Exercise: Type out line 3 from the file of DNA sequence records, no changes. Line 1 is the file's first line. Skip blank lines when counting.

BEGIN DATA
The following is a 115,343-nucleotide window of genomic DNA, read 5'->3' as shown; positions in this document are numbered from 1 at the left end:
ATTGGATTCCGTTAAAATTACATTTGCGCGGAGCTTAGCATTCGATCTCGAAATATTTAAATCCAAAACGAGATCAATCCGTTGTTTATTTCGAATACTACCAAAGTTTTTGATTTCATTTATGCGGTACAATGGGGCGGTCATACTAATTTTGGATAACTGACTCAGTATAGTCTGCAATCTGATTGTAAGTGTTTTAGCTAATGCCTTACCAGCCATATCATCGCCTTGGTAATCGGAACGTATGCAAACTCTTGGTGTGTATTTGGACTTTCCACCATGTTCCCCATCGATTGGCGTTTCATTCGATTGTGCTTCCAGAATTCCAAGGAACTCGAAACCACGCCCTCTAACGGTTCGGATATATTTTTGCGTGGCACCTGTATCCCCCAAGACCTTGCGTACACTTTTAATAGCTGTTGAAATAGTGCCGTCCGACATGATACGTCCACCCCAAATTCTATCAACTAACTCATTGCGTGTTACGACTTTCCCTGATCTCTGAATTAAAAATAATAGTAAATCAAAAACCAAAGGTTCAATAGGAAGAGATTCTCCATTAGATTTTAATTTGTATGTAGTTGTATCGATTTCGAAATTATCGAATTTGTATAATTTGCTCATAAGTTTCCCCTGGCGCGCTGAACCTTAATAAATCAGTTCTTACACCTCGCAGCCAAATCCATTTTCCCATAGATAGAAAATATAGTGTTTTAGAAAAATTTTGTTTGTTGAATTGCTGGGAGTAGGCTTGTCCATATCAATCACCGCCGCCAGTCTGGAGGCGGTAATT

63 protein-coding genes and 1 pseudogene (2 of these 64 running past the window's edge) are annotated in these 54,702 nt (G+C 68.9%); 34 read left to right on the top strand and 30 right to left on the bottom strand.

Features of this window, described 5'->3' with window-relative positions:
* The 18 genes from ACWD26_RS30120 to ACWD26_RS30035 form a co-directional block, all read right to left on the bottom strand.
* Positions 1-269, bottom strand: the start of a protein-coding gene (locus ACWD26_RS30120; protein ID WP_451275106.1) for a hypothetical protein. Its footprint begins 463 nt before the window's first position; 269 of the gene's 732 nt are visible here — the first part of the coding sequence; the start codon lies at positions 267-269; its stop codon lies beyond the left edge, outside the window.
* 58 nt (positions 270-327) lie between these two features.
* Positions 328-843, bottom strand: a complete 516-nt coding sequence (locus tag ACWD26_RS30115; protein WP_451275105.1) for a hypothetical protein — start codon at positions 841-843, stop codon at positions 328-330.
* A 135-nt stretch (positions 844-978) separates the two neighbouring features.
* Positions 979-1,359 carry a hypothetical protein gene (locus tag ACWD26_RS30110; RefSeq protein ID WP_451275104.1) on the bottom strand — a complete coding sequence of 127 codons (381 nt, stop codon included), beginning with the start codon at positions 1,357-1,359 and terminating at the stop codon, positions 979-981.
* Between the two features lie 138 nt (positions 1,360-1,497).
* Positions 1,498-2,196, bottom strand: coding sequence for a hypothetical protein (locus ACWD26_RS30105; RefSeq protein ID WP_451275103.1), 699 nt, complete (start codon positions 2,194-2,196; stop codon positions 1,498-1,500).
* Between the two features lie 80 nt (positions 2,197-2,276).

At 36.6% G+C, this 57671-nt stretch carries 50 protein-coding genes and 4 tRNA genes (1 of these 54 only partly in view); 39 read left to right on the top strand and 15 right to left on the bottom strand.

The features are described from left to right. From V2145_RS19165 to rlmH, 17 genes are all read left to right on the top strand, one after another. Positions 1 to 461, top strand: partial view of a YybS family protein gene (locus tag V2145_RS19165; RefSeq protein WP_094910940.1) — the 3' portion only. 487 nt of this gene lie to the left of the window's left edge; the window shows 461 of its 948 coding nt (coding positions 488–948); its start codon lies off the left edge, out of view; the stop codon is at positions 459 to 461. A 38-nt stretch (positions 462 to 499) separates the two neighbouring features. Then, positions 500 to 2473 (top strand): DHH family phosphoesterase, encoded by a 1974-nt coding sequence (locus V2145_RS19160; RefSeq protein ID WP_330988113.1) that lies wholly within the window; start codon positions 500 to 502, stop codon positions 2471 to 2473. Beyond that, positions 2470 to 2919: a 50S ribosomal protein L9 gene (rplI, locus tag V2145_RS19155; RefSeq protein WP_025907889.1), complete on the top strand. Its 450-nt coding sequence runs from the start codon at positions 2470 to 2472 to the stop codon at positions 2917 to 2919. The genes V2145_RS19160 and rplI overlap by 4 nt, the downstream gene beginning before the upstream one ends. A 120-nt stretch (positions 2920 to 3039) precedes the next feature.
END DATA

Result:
63 protein-coding genes and 1 pseudogene (2 of these 64 running past the window's edge) are annotated in these 54,702 nt (G+C 68.9%); 34 read left to right on the top strand and 30 right to left on the bottom strand.